Finally, some of you reading this might think all of this sounds like too much hard work and that it’s not worth making NYRs to begin with. However, research by John Norcross and colleagues has also shown that individuals who make NYRs are ten times more likely to achieve their goals than those that don’t make explicit NYRs. Food for thought (rather than thought for food)!

Dr Mark Griffiths, Professor of Behavioural Addiction, International Gaming Research Unit, Nottingham Trent University, Nottingham, UK

Further reading

Koestner, R. (2008). Reaching one’s personal goals: A motivational perspective focused on autonomy. Canadian Psychology/Psychologie Canadienne, 49(1), 60-67.

Marlatt, G. A., & Kaplan, B. E. (1972). Self-initiated attempts to change behavior: A study of New Year’s resolutions. Psychological Reports, 30(1), 123-131.

Norcross, J. C. (2006). Integrating self-help into psychotherapy: 16 practical suggestions. Professional Psychology: Research and Practice, 37(6), 683-693.

Norcross, J. C., & Mrykalo, M. S. (2002). Auld Lang Syne: Success predictors, change Processes, and self-reported outcomes of New Year’s resolvers and nonresolvers. Journal of Clinical Psychology, 58, 397-405.

Norcross, J. C., Ratzin, A. C., & Payne, D. (1989). Ringing in the New Year: The change processes and reported outcomes of resolutions. Addictive Behaviors, 14(2), 205-212.

Norcross, J. C., & Vangarelli, D. J. (1989). The resolution solution: longitudinal examination of New Year’s change attempts. Journal of Substance Abuse, 1(2), 127-134.

Polivy, J. (2001). The false hope syndrome: Unrealistic expectations of self-change. International Journal of Obesity and Related Metabolic Disorders, 25, S80-84.

Polivy, J., & Herman, C. P. (2000). The False-Hope Syndrome Unfulfilled Expectations of Self-Change. Current Directions in Psychological Science, 9(4), 128-131.

Polivy, J., & Herman, C. P. (2002). If at first you don’t succeed: False hopes of self-change. American Psychologist, 57(9), 677-689.

Let’s get physical: Exercise addiction (revisited)

At present, exercise addiction is not officially recognised in any medical or psychological diagnostic frameworks such as the American Psychiatric Association’s Diagnostic and Statistical Manual (DSM) or the World Health Association’s International Classification of Diseases. However, there has been a lot of research into whether exercise can be classed as a bona fide addiction. In spite of the widespread usage of the term ‘exercise addiction’ there are many different terminologies that describe excessive exercise syndrome. Such terms include ‘exercise dependence’, ‘obligatory exercising’, ‘exercise abuse’, and ‘compulsive exercise’. Exercise addiction has been conceptualised as a behavioural addiction. The symptoms and consequences of exercise addiction have often been characterised by six common components of addiction: salience, mood modification, tolerance, withdrawal symptoms, personal conflict, and relapse.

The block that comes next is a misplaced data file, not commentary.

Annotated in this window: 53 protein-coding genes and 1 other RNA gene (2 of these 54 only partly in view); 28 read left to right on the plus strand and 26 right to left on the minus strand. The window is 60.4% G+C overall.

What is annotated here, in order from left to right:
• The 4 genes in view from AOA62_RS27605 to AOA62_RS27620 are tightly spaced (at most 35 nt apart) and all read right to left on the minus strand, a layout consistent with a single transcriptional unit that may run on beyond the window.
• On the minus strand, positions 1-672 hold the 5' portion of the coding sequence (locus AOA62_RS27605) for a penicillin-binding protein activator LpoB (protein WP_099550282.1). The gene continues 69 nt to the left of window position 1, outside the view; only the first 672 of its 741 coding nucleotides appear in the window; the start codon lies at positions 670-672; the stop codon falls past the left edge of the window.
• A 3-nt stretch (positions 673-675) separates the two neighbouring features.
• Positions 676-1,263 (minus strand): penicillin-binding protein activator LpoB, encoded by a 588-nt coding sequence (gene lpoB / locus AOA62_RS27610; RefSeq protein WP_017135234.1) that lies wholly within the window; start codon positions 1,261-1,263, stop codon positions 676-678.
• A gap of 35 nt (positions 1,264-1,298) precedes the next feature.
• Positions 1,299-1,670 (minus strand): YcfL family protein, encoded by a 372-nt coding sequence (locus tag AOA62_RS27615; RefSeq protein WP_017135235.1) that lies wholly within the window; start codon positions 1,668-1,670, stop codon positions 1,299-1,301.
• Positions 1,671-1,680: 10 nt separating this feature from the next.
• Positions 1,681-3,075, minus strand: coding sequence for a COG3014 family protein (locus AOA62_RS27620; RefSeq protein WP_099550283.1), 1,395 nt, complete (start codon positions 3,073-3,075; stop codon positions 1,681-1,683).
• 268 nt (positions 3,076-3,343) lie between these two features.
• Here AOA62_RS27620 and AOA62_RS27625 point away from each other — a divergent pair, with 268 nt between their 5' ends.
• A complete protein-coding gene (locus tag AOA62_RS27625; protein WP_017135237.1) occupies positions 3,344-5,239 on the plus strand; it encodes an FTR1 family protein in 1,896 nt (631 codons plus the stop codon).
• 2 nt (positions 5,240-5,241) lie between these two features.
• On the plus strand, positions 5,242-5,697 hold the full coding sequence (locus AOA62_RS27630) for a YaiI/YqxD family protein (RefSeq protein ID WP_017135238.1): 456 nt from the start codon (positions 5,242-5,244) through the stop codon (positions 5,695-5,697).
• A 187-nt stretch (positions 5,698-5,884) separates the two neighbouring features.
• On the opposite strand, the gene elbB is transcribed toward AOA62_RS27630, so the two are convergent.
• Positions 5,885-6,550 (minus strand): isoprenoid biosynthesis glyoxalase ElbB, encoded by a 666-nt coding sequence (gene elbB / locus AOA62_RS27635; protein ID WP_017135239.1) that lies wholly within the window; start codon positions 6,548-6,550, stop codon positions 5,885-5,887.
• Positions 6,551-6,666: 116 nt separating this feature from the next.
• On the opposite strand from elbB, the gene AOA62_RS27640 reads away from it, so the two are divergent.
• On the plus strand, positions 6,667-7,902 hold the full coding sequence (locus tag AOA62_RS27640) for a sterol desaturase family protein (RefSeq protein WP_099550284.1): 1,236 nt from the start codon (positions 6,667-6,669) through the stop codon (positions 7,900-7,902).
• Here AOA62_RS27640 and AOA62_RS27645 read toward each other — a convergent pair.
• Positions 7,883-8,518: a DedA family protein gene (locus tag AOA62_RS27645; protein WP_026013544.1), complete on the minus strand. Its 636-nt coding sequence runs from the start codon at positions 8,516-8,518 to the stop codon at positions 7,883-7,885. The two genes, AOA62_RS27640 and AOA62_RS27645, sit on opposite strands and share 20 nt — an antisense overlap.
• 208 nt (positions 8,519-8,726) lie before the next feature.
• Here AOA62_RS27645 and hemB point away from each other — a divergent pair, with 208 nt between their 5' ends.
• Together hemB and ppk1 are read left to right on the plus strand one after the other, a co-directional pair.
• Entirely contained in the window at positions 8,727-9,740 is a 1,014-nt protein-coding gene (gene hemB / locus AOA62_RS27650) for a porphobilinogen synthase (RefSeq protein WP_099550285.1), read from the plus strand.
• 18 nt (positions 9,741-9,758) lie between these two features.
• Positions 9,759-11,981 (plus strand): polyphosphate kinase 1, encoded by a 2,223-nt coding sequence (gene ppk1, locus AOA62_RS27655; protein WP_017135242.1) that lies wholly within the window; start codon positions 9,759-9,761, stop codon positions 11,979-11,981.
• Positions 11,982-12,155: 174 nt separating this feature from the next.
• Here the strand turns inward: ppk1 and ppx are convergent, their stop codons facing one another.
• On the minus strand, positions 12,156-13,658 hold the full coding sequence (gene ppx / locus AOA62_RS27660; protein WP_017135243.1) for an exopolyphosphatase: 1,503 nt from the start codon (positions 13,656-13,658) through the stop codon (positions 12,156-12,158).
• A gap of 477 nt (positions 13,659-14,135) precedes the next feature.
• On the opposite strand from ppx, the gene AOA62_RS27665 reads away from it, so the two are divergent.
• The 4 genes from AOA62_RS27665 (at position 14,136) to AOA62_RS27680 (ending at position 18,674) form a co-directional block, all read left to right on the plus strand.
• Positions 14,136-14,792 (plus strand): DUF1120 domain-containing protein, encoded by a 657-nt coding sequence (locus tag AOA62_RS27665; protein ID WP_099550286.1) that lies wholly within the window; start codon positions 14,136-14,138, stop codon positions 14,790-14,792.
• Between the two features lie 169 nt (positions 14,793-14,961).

For some people, exercise addiction is a primary problem in the person’s life whereas in others it can be a secondary problem as a consequence of other psychological dysfunctions (like eating disorders such as anorexia nervosa). In the former case, the dysfunction is considered as primary exercise addiction, while in the latter case it is termed as secondary exercise addiction because it co-occurs with another dysfunction. The differentiating feature between the two is that in primary exercise addiction the objective is the exercise itself, whereas in secondary exercise addiction the objective is weight loss, where excessive exercise is one of the primary means in achieving the desired objective.

The incentive or motive for fulfilling planned exercise is an important distinguishing characteristic between addicted and nonaddicted exercisers. The reason people exercise is often for an intangible reward such as feeling in shape, looking good, being with friends, staying healthy, building muscles, losing weight, etc. The personal experience of the anticipated reward reinforces and strengthens the exercise behaviour. Committed exercisers maintain their exercise for benefiting or gaining from their activity and thus, their behaviour is motivated via positive reinforcement. However, empirical research has demonstrated that addicted exercisers have to exercise in order to avoid negative feelings or withdrawal. The individual’s exercise may become a chore that has to be fulfilled, or otherwise an unwanted event would occur (such as the inability to cope with stress, or gaining weight, becoming moody, etc.). Every time a person undertakes behaviour to avoid something negative, bad, and/or unpleasant, the motive behind that behaviour acts as a negative reinforcement. In these situations, the person feels they have to do it rather than wanting to do it.